12.13.11: Kraft Cheese Says Go To Church


My wife can’t figure out why I don’t want to write a Christmas letter, and I say the same thing I say every year: it is not a form in which I excel. Some people do wonderfully imaginative things with their annual letter - poetry, parody, gentle whimsy, everything in pig latin - but mine are just dull and tentative. “Natalie is in 6th grade and loving it! She’s been student of the month in two classes already.” Kill me. If I could say “Natalie is in 6th grade, and so far it’s going smoothly. She starts lots of fires in the house. Piano continues to be a joy and a pleasure, and this year we hope she will learn to accompany herself by using her unnervingly prehensile feet.” You know. Anything but the usual. But no.

Here’s something you may or may not find remarkable, or alarming, or a sign of a better time, or a mark of culture whose assumptions seemed rather narrow. It came at the end of an old radio show from 1949, and it is absolutely impossible to imagine a major sponsor and a major radio show doing anything like this today. The star of the radio show gives a little seasonal message after the commercial for luscious, rich, delicious Velveeta has concluded. (By the way: Velveeta was quite the innovation when it was introduced. Now it’s a synonym for boring bland cheese-goop, possibly made of vinyl, but a hundred years ago, the idea of a cheese that stayed edible in a box after God-knows-how-long was a miracle.) Anyway. Here you go. It’s pre-Thanksgiving, but fits well now. During, you know, The Season.

I don’t believe it put many keisters in the pews, nor do I believe that millions felt called to renew their spiritual journey based on the exhortations of a cheese monger, but still: this was perfectly acceptable civic language. Didn’t raise an eyebrow. Part of the public vocabulary.

Bulbs yesterday, bulbs today:

Uncle Sam and Santa Claus shaking hands in partnership. Max Eckardt had extra reason to include a patriotic motif: he was a German immigrant who made his pile selling imported ornaments under two lines, Shiny Brite and Max Echardt & Sons. (I’m paraphrasing from scripophily’s account.) He switched to American producers in the late 30s, sensing perhaps there might be supply disruptions ahead. After the war his firm became the world’s biggest ornament company. Competition and the rise of plastic ornaments led to the company’s demise in 1962 - which seems rather soon, if you ask me.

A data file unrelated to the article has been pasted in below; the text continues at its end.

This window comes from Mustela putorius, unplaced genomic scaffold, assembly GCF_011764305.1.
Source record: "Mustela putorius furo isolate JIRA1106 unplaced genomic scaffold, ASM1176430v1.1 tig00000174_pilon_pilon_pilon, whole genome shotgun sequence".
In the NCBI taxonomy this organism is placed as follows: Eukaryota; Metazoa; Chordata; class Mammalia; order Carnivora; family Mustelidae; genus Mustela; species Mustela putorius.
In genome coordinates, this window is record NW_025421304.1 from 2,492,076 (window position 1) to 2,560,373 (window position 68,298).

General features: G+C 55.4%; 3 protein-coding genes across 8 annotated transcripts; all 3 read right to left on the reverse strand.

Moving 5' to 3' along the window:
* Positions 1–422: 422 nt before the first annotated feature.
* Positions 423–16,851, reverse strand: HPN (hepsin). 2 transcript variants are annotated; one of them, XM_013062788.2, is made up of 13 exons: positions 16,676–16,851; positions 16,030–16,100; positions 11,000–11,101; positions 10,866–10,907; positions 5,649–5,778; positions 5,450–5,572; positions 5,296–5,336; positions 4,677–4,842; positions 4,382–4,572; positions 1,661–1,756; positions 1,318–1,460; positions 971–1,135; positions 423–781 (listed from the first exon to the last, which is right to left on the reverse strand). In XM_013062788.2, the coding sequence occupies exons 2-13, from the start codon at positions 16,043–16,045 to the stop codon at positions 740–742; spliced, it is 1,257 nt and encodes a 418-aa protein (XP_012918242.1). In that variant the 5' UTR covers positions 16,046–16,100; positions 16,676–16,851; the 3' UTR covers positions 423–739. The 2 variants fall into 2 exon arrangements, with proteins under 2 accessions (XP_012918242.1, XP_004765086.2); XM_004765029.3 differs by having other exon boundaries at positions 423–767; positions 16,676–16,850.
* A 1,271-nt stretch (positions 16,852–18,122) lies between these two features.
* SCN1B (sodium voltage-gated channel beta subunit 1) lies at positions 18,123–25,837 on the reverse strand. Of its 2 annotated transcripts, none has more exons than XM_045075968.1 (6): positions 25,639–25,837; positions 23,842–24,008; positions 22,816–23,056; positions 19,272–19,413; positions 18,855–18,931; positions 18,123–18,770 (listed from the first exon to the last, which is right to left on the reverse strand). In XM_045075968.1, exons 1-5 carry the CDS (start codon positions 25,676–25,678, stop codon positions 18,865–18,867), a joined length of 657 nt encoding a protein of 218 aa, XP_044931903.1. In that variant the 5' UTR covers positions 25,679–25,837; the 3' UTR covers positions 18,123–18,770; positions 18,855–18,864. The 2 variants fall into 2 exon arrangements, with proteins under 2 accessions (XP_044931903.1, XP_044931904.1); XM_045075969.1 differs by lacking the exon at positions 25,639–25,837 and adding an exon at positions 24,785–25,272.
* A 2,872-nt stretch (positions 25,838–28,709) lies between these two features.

Update on that Klindle Fire thing.


I’m trying to read a pdf on my Kindle Fire. Or rather I’m trying to get the pdf on the Fire. If I put it in my Amazon Cloud Locker Storage Place, under “documents,” it doesn’t show up, so apparently there’s no integration there. The homepage for the documents section says I can email it to myself, and an address is supplied. I’ve sent the document twice, and it doesn’t show up. I could upload it directly by hooking up the Fire to the computer with a USB cord - everyone has one of those, right? Except that the Fire uses a miniature plug, and while I thought I had every flavor of USB cord ever produced, I don’t have this one, and at this point in life the last thing I want to buy is another USB cord, for whatever reason. I don't care if it plugs my brain into the Matrix. Use a standard plug or get out.

Spent some time trying to set up mail - perhaps I have to enable mail on the Fire to get the pdf. Well, it didn’t work - and now the big honking MAIL icon is foremost in the carousel on the home page, and will be until I look at other things and drive it deeper into the Recent Items lineup. There’s no immediately obvious way to remove anything from the carousel. Watch a few seconds of a TV show, just to test what the streaming video looks like? Prepare to live with an icon for that show on your shelf FOR ETERNITY.

Hey, maybe if I move it to “Favorites.” That’s the homepage distinction: the carousel on top is everything you have in the Amazon Cloud, plus the things apps you’ve opened, plus web pages. Then there are “Favorites,” things you want to consult on a regular basis. Because they’re the things you want, they’re not the first thing you see, or the most prominent. Make sense? That’s because someone just went gaga when they saw the carousel, and flicked back and forth looking at all the covers, thinking, man, people are going to love this. Wheeee!

Now the New York Times reports there’s an update coming that will allow you to edit the carousel, because that’s what everyone wants. I mean everyone. And they couldn’t see that coming.

But that’s one opinion. Yours may vary. I’m rooting for them to figure this out, because I want to have lots of reasonably affordable color e-readers to sell content on. That’s the future. Get here already! C’mon.

On the other hand: at dinner we got an automated call from the school, informing us that my child was not present for Period (pause) ZERO. I wanted to tell the robot that I would expect nothing less, since I don’t send my daughter to school to occupy a nullity, but it was a robot. I was instructed to call tomorrow to address the issue.

Picked up the phone, pushed the button, told it to remind me to call the school at 9 AM; it thought for a second, and told me it had been added to my calendar.

The great thing about being my age, and seeing these things only as sci-fi fantasies, then watching them approach, then integrating them into your life: it never stops being cool.

Today: Comic Sins. See you around!


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